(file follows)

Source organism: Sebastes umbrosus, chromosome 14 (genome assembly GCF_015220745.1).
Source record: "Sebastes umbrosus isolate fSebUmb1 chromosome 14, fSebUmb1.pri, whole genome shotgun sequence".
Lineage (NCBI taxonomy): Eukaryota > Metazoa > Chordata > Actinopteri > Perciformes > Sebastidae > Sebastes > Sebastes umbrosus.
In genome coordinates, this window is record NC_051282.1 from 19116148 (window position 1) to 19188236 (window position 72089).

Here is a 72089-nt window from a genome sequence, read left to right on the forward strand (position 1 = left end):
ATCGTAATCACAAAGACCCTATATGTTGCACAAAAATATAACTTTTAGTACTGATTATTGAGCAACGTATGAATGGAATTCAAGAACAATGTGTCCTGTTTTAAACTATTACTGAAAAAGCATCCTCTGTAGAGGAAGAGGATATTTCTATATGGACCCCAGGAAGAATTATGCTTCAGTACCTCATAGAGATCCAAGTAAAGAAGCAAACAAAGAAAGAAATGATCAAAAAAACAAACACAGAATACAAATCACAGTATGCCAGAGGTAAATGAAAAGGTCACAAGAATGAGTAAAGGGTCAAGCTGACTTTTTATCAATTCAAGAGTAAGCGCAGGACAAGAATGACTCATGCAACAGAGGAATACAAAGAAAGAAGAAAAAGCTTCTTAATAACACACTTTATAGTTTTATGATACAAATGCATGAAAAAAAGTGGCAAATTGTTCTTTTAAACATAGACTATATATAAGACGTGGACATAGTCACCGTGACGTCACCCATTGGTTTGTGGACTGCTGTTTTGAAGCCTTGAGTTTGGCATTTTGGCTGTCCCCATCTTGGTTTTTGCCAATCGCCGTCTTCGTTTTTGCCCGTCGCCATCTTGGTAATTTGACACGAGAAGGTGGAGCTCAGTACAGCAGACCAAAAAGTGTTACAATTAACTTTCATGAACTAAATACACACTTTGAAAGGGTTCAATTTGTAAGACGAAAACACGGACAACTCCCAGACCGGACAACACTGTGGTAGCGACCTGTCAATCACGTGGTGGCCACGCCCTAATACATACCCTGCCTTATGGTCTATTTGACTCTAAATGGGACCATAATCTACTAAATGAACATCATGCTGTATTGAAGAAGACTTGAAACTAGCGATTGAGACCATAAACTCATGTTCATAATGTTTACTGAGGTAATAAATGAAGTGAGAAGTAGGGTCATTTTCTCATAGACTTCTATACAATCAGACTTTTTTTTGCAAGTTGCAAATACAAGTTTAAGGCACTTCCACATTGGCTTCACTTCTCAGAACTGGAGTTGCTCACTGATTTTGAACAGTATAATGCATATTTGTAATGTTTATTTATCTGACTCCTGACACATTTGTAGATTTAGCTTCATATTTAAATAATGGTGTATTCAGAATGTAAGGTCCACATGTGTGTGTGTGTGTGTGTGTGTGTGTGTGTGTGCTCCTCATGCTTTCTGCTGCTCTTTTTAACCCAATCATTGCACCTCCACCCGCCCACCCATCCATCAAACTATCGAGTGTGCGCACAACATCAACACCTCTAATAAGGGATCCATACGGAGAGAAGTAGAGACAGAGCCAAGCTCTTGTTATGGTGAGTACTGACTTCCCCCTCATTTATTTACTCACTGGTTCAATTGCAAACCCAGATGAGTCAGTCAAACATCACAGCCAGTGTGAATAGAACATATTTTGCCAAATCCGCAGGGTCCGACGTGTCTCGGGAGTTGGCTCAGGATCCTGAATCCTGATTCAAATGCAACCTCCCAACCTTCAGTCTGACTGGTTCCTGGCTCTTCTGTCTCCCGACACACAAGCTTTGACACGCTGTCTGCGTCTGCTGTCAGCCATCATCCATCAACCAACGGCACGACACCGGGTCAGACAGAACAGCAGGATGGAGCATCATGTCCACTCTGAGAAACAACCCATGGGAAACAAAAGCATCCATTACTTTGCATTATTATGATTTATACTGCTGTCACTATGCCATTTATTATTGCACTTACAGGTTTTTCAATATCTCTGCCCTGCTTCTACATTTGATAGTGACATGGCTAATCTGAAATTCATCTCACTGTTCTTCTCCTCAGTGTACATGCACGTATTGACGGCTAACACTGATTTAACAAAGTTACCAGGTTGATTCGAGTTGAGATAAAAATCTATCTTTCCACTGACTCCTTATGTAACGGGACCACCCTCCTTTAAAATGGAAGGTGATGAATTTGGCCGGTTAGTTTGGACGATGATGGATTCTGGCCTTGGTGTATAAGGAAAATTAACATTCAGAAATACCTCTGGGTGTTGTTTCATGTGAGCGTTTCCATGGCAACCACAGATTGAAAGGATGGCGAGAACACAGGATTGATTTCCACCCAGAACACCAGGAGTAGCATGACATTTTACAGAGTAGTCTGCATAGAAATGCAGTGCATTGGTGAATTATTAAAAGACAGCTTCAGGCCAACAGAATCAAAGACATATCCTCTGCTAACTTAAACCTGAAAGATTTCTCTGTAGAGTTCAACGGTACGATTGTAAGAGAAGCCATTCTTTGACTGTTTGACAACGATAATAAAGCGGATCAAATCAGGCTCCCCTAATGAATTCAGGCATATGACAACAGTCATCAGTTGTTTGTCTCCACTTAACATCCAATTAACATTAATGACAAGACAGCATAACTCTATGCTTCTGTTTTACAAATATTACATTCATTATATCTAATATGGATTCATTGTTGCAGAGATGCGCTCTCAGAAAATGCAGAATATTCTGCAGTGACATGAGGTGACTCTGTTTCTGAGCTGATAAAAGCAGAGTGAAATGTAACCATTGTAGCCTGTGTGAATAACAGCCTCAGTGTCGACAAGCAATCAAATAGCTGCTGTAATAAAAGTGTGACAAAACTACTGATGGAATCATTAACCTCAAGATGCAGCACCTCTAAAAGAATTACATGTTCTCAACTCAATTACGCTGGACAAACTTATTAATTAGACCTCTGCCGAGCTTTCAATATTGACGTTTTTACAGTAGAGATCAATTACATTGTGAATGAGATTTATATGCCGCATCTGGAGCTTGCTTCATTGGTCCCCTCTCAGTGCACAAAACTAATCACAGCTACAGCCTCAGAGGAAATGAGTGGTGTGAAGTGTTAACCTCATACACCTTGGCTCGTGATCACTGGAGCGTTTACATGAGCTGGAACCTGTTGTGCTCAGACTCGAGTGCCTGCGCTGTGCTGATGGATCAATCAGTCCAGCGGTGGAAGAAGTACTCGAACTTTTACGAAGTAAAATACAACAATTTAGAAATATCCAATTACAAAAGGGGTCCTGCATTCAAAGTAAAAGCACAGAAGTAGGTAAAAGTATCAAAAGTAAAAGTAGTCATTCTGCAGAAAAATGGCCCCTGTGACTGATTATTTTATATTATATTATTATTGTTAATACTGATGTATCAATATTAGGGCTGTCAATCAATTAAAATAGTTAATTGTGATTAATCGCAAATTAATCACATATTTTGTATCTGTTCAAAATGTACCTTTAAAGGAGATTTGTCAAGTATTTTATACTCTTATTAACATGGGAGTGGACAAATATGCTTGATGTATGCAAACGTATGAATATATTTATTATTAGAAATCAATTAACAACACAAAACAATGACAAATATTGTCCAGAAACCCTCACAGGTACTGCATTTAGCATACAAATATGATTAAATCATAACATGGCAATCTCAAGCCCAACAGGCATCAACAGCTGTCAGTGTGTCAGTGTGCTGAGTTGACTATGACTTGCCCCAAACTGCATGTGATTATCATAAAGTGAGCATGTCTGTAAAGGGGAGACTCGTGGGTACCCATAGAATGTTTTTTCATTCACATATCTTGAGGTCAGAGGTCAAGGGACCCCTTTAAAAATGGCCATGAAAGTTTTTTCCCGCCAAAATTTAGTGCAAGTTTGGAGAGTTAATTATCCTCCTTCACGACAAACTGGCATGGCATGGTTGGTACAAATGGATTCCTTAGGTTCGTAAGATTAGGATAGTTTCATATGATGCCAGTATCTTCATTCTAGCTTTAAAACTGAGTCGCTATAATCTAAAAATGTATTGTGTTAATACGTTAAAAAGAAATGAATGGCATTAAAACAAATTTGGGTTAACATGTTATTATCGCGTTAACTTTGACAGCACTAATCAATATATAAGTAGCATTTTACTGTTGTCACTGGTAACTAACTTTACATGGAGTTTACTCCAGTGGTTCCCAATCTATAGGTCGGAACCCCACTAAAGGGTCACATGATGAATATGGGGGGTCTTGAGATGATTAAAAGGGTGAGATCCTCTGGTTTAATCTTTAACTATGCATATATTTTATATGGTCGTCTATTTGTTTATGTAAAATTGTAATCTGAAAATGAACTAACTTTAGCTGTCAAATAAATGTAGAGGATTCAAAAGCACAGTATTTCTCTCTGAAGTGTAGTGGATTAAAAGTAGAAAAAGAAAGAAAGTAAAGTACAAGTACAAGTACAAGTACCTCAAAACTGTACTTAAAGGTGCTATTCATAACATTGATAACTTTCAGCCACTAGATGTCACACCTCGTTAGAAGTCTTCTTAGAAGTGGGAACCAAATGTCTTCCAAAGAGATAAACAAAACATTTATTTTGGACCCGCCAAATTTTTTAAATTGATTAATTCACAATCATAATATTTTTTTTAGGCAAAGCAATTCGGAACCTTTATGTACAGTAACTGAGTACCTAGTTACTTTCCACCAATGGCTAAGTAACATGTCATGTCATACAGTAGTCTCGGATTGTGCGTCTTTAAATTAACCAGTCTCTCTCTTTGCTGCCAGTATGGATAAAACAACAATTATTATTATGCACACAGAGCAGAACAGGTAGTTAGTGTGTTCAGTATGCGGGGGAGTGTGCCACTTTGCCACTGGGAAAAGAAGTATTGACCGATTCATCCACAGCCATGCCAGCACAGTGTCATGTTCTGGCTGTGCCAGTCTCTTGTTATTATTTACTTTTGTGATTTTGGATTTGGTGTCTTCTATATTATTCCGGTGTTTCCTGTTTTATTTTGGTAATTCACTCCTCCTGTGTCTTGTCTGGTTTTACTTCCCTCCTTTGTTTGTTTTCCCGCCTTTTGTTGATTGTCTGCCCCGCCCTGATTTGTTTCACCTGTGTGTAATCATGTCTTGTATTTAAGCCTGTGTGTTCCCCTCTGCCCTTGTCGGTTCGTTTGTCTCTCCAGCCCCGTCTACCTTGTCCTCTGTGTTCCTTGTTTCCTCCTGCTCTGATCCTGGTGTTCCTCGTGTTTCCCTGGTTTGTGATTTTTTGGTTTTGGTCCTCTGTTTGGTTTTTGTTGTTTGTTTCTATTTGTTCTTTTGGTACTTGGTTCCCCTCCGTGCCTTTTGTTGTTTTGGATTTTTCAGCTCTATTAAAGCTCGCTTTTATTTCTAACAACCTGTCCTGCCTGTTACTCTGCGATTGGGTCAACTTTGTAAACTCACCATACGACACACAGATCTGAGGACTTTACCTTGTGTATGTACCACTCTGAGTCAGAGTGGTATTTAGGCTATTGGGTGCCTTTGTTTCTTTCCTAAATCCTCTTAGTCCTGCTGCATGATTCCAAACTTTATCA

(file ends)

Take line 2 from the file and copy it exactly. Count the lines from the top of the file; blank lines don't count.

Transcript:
Source record: "Sebastes umbrosus isolate fSebUmb1 chromosome 14, fSebUmb1.pri, whole genome shotgun sequence".